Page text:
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Cherry clafouti

August 2, 2007 |  9:00 am

Clafoutis_043 As cherry season draws to a close, it's been easier to take the blissful fruit for granted than I'd care to admit.  A month ago, we were popping the Bings and Rainiers and Tartarians into our mouths as soon as we bought them from the market stalls, but lately they've even made it into the refrigerator.  And the other day I found a bowlful, bright as Cezanne's still life, waiting patiently for someone to remember them.  So I made a quick clafouti, the rustic Limousin dessert traditionally filled with unpitted cherries.  For a simple, old-fashioned pan dessert, good clafouti recipes are harder to find than you'd think, often too eggy or tough.  My favorite is from Daniel Boulud's latest cookbook, "Braise."  He adds some almond flour and grated lemon zest to cream, eggs, milk, sugar and flour for his batter, to which he adds braised apricots instead of cherries.  (You can also make clafouti with berries, plums, sauteed pears or apples.) Just drop the unpitted cherries into a cast-iron pan, pour the custard mixture on top and bake for about 20 minutes for an incredibly easy end to a meal -- and the leftovers make a fantastic breakfast.  Sift some powdered sugar on top, or add a quenelle of whipped cream or a spoonful of cherry preserves.  You'll never take cherries for granted again.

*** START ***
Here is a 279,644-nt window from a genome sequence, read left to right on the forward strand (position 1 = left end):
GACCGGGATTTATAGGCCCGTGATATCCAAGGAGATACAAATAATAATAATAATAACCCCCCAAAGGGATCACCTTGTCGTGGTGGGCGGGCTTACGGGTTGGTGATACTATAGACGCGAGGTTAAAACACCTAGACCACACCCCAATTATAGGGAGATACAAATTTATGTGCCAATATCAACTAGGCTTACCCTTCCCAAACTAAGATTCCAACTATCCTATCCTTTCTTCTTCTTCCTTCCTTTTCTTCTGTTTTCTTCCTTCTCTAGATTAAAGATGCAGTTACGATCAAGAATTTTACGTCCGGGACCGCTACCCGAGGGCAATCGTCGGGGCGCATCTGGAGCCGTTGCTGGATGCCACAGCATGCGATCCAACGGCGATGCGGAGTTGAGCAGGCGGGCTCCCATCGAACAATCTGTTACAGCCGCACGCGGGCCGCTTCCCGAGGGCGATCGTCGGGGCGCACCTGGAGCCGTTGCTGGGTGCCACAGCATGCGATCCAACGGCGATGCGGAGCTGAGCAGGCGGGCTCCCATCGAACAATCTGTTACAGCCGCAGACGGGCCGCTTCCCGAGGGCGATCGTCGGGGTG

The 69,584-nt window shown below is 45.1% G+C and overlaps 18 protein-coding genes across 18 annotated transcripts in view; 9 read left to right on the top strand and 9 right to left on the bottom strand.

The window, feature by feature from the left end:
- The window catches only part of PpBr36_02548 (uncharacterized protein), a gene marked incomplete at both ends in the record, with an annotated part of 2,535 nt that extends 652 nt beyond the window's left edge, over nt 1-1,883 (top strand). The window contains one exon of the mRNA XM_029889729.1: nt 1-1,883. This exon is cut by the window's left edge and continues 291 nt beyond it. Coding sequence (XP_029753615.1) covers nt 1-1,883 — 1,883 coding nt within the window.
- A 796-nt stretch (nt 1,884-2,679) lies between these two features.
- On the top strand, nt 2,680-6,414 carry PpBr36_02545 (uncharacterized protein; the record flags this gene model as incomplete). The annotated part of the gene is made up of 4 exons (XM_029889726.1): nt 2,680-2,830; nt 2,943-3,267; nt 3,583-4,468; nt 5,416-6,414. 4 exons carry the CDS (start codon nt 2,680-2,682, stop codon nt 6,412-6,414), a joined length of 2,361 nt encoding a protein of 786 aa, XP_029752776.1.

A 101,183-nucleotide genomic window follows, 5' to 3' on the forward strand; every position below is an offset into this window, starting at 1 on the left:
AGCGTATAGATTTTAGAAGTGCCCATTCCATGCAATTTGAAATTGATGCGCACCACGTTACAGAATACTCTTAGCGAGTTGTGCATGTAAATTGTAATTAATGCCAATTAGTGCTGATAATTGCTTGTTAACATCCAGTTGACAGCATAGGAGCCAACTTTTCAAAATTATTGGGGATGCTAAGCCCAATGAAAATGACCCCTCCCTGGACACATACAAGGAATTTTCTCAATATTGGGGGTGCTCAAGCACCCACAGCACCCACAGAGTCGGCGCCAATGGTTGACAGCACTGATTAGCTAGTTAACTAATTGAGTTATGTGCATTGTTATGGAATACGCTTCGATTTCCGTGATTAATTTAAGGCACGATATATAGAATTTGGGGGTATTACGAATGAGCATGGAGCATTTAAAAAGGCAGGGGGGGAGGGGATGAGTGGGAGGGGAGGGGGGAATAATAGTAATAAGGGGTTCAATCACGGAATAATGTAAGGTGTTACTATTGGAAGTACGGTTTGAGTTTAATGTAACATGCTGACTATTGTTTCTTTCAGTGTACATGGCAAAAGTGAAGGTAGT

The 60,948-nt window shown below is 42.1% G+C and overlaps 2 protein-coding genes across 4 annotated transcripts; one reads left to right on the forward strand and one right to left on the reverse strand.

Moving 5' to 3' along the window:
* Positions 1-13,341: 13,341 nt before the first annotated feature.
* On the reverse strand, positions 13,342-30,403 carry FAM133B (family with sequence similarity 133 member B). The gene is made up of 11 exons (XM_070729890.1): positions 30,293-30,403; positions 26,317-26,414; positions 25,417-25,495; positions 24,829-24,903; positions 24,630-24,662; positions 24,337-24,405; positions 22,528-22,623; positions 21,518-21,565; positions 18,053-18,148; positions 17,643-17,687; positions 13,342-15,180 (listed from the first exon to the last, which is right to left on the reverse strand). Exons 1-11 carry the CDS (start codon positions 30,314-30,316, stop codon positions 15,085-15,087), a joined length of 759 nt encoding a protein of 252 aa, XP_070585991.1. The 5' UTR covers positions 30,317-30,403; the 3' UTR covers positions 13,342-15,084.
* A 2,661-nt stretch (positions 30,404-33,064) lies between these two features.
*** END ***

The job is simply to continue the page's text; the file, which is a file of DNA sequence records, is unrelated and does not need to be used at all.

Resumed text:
-- Amy Scattergood

Photos by Amy Scattergood